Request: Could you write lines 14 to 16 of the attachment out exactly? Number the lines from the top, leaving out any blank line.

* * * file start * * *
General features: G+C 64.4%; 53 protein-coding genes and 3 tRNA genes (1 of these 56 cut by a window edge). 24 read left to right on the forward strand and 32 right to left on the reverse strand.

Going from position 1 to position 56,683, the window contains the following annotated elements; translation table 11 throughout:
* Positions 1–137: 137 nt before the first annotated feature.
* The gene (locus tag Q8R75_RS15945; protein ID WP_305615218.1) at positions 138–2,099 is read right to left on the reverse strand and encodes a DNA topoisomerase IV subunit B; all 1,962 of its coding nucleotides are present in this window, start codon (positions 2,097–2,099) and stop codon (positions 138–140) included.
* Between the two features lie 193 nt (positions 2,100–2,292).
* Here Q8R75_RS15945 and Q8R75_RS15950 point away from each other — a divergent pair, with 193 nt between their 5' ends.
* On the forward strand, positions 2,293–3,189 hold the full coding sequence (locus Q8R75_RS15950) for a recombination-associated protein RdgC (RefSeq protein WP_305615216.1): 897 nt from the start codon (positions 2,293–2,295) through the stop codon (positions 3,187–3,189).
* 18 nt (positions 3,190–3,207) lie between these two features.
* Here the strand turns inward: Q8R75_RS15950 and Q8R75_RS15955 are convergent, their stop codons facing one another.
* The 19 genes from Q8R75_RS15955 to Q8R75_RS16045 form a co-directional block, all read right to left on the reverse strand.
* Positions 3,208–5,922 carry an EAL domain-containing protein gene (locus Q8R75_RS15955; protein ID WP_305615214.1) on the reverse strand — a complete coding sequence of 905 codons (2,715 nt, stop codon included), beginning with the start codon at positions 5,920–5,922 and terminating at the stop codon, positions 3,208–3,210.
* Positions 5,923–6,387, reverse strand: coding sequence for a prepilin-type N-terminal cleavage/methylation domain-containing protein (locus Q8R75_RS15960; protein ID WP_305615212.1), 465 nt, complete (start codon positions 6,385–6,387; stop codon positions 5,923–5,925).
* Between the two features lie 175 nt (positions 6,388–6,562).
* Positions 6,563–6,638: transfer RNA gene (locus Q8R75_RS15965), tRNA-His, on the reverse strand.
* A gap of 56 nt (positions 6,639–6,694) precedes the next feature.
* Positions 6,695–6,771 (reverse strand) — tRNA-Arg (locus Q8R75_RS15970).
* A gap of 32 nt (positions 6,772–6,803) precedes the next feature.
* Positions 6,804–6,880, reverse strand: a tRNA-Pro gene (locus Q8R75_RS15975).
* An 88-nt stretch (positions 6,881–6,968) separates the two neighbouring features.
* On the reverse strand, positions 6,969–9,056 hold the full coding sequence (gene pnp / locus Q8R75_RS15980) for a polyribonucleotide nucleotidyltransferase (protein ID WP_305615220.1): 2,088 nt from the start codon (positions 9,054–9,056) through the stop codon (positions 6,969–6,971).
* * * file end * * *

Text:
* Positions 6,563–6,638: transfer RNA gene (locus Q8R75_RS15965), tRNA-His, on the reverse strand.
* A gap of 56 nt (positions 6,639–6,694) precedes the next feature.
* Positions 6,695–6,771 (reverse strand) — tRNA-Arg (locus Q8R75_RS15970).